When I approached the Korean-American merchants in my downtown business district, the conversations were almost the same. I would ask the merchants to join the DBA and the response from them was invariably that they could not attend the meetings because of time conflicts or because of the language barrier it would be useless for them to attend. Of course, the merchants encouraged me to stay with the DBA. But, when I stressed that I needed to recruit members to keep our DBA diverse, they often said they had to attend to their families and churches. Some others were just willing to pay the dues without actually participating.

From these personal accounts, I have learned that our community’s economic development have become stagnant. Starting out strong and willing to take on risks, but soon later becoming stagnant and leveling off to a plateau. Why is this the case? The language barrier is a large component to the stunted growth of business. A lack of confidence in their English language skills altogether creates a sense of anxiety, fear, terra incognita, and insular mentality in the AAPI community. The Korean- speaking business owners seek out Korean speaking advisors and Korean-speaking business groups. Regrettably, the resources are limited to the Korean-speaking community.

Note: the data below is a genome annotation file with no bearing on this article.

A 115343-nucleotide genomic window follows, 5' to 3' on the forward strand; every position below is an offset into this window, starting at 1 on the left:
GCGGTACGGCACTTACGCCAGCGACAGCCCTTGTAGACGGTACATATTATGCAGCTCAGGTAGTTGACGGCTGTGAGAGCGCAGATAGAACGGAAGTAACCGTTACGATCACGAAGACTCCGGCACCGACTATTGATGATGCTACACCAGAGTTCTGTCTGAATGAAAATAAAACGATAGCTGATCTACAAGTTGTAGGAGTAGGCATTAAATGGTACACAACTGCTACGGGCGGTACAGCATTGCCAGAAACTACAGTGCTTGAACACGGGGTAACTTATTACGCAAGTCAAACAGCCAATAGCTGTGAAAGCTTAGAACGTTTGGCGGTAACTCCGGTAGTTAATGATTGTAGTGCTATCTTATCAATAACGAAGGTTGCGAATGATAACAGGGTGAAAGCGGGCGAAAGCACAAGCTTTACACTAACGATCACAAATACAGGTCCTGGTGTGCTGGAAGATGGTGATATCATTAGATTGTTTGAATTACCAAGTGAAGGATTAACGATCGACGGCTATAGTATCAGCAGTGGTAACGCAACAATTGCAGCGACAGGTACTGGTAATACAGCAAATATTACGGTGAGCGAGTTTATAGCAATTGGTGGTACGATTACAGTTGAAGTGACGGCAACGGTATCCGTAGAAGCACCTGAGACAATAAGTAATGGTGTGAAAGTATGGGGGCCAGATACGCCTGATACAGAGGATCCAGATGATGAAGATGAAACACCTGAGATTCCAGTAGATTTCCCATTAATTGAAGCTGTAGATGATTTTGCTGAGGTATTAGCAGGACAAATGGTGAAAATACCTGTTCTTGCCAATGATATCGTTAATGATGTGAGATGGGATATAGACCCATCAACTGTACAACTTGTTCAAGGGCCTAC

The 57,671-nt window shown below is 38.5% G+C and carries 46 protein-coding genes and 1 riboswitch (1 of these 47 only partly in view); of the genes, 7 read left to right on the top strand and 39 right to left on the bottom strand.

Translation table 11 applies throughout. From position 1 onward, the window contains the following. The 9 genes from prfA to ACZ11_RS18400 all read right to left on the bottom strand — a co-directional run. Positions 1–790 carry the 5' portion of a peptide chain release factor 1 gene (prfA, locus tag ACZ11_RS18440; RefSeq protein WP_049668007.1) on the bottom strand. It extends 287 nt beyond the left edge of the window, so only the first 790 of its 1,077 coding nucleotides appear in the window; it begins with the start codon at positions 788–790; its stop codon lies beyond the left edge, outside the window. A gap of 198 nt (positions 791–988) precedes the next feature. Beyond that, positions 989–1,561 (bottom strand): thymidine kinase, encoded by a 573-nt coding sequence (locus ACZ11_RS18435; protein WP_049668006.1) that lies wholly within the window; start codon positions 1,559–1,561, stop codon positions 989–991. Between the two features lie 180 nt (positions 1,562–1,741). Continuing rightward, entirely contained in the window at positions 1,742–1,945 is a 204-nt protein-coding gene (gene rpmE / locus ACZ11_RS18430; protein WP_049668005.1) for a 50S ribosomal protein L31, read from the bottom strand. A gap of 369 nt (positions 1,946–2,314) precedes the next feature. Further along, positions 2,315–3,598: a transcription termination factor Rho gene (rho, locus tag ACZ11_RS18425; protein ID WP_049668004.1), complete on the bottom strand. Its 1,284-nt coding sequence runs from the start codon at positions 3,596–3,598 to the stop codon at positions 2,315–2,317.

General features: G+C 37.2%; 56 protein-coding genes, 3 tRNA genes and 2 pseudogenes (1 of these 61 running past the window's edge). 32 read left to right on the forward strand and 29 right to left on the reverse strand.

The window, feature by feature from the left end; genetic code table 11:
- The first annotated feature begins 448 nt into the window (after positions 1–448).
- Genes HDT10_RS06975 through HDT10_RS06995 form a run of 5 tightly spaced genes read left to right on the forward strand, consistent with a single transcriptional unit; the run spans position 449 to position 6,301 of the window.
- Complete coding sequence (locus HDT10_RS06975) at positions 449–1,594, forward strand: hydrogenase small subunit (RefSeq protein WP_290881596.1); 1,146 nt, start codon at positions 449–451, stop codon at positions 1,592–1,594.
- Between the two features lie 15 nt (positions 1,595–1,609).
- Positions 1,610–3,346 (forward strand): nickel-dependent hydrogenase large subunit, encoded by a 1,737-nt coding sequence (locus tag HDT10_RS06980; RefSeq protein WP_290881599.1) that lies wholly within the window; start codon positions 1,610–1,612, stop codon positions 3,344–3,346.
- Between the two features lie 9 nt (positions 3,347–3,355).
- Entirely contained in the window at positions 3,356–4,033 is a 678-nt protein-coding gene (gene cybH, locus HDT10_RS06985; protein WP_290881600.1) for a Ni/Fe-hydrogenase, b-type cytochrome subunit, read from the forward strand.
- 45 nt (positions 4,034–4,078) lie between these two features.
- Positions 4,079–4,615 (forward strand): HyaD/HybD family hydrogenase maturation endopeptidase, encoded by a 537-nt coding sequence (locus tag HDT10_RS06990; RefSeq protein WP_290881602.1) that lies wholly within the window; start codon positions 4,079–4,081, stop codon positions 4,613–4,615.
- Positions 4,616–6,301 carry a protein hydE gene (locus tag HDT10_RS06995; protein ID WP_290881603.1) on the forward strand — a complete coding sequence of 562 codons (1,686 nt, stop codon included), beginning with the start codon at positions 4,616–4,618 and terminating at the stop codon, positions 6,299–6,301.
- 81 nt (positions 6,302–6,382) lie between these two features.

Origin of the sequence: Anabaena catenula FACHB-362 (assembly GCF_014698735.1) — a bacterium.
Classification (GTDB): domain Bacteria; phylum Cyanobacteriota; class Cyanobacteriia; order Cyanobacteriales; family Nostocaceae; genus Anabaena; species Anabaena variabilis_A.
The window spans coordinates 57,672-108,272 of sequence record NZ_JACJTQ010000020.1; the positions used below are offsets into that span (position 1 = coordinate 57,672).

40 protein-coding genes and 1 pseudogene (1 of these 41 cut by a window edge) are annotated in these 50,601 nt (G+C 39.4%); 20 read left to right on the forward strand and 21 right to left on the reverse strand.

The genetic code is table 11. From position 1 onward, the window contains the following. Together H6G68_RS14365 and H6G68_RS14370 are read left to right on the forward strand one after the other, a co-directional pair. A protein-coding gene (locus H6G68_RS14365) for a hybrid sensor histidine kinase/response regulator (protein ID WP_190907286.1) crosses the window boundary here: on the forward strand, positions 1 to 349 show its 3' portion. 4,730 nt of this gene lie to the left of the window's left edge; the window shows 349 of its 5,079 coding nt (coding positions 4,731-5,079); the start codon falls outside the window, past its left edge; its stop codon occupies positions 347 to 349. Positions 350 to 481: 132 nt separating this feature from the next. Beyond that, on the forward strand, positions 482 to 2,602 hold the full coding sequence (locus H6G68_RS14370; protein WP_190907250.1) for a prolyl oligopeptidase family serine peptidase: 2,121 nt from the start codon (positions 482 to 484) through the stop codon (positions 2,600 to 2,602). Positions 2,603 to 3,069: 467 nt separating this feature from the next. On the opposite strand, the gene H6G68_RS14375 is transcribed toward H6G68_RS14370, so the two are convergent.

The language barrier or lack of language skills discombobulate people and subjugate them to ignorance of utility of law, of opportunities, and of resources already in place.

I have been approached many times by business owners who have endured long disputes with government agencies stemming from incompetent advice from allegedly trusted advisors. Whether a legal or tax dispute, many Korean-American business owners often fell the victim twice over. First from their lawyers or accountants, then from the IRS or the local government. In most cases, their stories sound quite similar. "I trusted that my advisor had me file all the required papers, but then I received the notice. Then my advisor just told me to seek out a specialist." Usually the story would end like this. "If I had known, I would have done it the proper way." By that point, the owner/victim has already paid the price for the bad advice.

Many fall victims of bad business deals as well. Complaints from overdue account receivables to predatory lending transactions are part of conversations within the Korean- American business community.